1. “Heavenly” introduces us to teenager Zoe; her autistic younger sister, Abria; and Abria’s guardian angel, Matthias. Immediately, the names capture readers’ attention and spark their imaginations. Where did you find these particular names (especially “Abria” and “Matthias”) and do you feel they express the personalities you gave these characters?
I wanted names that were unique, and would be identifiable to my story only, or pretty close to that goal. One of my daughters has a friend named Zoe, and so I thought it was a good place to start. I researched different older names for Matthias, and, again, wanted something totally unique that I’d never heard of yet not so outlandish you couldn’t pronounce it. Plus, I wanted the name to mean something, and it’s a derivative of more popular Mathew, who was one of the 12 Apostles. Abria came from a friend of ours, Abreea Delgrosso, of the performing Delgrosso family. I changed the spelling to make the pronunciation clearer to the reader.
2. The character of Matthias and the character of Zoe are, literally, a lifetime apart; did this concern you at all when you decided to make Matthias not only the object of Zoe’s affections, but have the much-older Matthias return these feelings for his teenage charge? How do you feel the relationship spans the age gap for these two characters?
The separation in Zoe and Matthias’ ages was intentional. Originally, I played with the idea that the Matthias character be from biblical times. But I didn’t have the understanding of the day to day of that period, and he might not have been as relatable to readers having lived during that time. So, I went with something closer to our time period and something wilder. I have a friend who’s a 20’s expert, and spent hours talking to him about the period to get a feeling for Matthias and how he might have lived. And, he’s only in his early twenties—at least, he only lived that long—so he’s not that much older than Zoe, unless you use a mortal time table.
I’ve always been fascinated with the idea of life after death. I’ve formulated, in my head, what feels comfortable for me to believe might happen to people after they die and that definitely includes reuniting with deceased loved ones. But it also includes a world where others exist and meet and associate. Why would a person who died without falling in love and having a family for instance, not be able to meet their “true love” in the next life? I guess as a mother with a child who will never do those things in this life, my thought processes led me to considering other, merciful alternatives. Which led to me writing about two people who might be ‘meant for each other’ but be from completely different life times.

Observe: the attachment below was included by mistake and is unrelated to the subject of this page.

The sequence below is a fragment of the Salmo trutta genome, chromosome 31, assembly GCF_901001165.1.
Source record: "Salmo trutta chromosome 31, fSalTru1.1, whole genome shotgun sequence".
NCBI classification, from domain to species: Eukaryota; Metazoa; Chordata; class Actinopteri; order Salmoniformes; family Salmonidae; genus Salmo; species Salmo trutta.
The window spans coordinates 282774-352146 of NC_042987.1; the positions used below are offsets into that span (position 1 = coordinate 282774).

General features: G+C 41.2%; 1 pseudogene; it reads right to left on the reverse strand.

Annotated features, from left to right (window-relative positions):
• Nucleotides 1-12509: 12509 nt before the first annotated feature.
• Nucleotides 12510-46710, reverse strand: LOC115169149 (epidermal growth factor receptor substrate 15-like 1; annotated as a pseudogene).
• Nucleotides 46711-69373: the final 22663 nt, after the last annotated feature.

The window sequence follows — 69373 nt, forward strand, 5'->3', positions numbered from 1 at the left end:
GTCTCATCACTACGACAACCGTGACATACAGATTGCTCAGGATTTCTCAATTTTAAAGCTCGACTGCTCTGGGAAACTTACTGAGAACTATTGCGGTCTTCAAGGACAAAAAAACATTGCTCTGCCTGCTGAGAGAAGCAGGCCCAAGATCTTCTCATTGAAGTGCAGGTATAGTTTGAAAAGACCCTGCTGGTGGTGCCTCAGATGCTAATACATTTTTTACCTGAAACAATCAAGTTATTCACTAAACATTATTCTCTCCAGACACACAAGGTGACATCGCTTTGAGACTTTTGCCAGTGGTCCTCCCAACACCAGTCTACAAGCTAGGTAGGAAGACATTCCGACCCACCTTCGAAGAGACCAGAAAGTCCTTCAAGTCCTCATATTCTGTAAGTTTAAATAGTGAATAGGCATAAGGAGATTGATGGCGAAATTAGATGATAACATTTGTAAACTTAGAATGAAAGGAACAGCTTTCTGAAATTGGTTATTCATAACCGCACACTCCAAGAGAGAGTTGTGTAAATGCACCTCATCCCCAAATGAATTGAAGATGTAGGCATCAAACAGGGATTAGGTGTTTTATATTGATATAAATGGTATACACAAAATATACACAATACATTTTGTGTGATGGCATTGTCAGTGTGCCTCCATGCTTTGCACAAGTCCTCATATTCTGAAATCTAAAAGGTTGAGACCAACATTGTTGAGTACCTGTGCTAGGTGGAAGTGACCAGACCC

3. You have a child with autism and writing this series, I’m sure, has been a cathartic experience. Were you ever concerned that you might be putting too much of yourself—or of family members—into the writing of these novels?
Never. My writing is honest. I knew that opening the doors of my house to the world like this, even through fiction, would drive the reality deeper to those who read the story. Everything that happens in Heavenly, happened to us. My children ( there are six ) have all struggled in their own, unique way to accept our daughter with autism. The journey has been long, hard and tough, rivaled only by my teenage son’s drug addiction issues. Do I care that someone close to us can identify the characters? “Oh, that’s _” Not at all. Partly, because the kids have gotten past their issues with alcohol and drugs. When I was writing Heavenly, we were deep into my son’s drug issues. There were times I literally wept over my own words. I was so happy to be able to control the outcome, knowing I couldn’t control the outcome in real life! Luckily, my son has been clean for over two years now, and has put that cycle behind him. Zoe’s character is a combination of my two oldest daughters, both of whom reacted to their autistic sibling differently.
4. The idea of “innocents” like Abria having a guardian angel is a comforting one, and you write about it with such conviction; is it more than a storyline for you? Are guardian angels a belief that you carry in your own heart?
I definitely believe that guardian angels exist. The conviction comes from countless times when our daughter was lost, nearly hurt or whatnot and there was no other explanation for her safety but that someone was watching over her. My ponderings led to me to the idea that, why wouldn’t our deceased loved ones ( who else would have our interests and safety at heart more? ) would be watching out for us when we need them? This idea has brought me so much comfort over the years, I’ve no doubt that a similar plan is in place for us mortals.
5. You also write under the name “JM Warwick;” what are the advantage and disadvantages of utilizing a pen name? Do you find more creative freedom in using one name v. the other when creating storylines?
The various pen names were created to satisfy my need to write and publish three times a year, and to write in three different genres: women’s romance, edgy YA and YA. Most of my projects are falling under the Jennifer Laurens name now, which simplifies my life a bit.
The Heavenly series is close to my heart, and I love that people “feel” the special spirit of the book. I appreciate any and all chances to share!